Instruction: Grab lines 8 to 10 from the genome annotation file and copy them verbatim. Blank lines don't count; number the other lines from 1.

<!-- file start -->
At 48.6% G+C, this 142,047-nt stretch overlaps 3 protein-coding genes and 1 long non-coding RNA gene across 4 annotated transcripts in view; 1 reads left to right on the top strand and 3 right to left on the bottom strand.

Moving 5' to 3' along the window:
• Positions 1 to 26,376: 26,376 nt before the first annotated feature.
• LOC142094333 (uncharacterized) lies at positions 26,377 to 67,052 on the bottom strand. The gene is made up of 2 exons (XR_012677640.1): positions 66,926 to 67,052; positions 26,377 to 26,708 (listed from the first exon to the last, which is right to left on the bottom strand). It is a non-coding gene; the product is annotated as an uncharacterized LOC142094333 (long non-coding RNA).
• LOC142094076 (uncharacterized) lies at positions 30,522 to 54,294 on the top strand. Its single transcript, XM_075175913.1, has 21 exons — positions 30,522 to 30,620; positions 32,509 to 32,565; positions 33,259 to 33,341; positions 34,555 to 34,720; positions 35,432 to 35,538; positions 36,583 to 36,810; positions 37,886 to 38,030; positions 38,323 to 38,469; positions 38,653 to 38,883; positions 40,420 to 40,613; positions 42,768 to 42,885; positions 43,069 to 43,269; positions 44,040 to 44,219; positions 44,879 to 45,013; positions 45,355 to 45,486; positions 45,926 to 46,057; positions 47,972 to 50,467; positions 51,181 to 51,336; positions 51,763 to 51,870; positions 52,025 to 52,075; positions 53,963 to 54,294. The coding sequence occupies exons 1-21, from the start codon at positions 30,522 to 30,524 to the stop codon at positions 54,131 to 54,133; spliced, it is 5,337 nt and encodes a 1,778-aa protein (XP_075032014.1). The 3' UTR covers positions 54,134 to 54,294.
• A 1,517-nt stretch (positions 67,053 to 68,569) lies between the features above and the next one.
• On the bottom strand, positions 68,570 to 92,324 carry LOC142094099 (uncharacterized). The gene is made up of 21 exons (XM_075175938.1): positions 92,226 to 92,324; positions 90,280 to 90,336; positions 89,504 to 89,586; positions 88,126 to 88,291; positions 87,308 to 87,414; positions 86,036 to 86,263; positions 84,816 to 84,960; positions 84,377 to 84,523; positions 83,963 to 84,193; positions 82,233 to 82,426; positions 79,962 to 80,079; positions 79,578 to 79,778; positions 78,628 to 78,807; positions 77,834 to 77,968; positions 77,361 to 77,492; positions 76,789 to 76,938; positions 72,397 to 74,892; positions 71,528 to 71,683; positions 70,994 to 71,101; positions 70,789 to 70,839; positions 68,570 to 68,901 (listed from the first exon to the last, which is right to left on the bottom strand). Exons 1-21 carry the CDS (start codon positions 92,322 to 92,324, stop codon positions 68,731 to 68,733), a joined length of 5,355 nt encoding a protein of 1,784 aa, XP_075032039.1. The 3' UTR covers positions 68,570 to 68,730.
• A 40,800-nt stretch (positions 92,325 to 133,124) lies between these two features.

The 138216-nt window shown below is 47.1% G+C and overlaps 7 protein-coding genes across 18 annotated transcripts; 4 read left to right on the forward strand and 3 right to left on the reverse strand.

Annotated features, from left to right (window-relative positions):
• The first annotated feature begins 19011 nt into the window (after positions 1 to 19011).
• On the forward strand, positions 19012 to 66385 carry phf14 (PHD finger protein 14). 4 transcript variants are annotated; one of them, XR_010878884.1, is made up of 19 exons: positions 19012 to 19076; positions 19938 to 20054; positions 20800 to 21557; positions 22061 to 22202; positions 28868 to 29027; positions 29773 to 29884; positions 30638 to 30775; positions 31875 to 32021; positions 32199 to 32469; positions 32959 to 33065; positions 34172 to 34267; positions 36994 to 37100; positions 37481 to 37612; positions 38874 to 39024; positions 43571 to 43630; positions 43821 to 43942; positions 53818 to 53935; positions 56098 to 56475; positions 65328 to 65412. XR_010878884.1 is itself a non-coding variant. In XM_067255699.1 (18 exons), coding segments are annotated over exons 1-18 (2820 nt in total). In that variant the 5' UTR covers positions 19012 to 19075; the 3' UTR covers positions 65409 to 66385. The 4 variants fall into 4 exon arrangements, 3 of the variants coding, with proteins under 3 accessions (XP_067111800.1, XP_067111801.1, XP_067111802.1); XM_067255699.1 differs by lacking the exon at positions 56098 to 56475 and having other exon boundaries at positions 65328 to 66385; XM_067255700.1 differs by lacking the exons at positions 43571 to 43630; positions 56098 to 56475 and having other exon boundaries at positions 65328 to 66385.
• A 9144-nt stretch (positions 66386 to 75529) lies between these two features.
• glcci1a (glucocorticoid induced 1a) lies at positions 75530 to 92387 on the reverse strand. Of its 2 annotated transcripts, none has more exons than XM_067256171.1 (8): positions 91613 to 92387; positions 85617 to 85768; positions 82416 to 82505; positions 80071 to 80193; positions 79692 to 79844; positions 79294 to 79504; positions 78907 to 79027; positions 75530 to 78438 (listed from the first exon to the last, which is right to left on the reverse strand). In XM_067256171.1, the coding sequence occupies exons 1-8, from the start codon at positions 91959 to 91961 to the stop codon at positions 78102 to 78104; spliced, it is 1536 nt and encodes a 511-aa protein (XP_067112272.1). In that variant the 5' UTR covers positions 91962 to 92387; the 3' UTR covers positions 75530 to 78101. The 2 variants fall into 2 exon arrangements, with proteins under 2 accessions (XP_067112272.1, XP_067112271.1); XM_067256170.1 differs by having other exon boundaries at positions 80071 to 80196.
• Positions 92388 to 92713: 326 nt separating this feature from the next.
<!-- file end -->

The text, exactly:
• A 40,800-nt stretch (positions 92,325 to 133,124) lies between these two features.

The 138216-nt window shown below is 47.1% G+C and overlaps 7 protein-coding genes across 18 annotated transcripts; 4 read left to right on the forward strand and 3 right to left on the reverse strand.

Annotated features, from left to right (window-relative positions):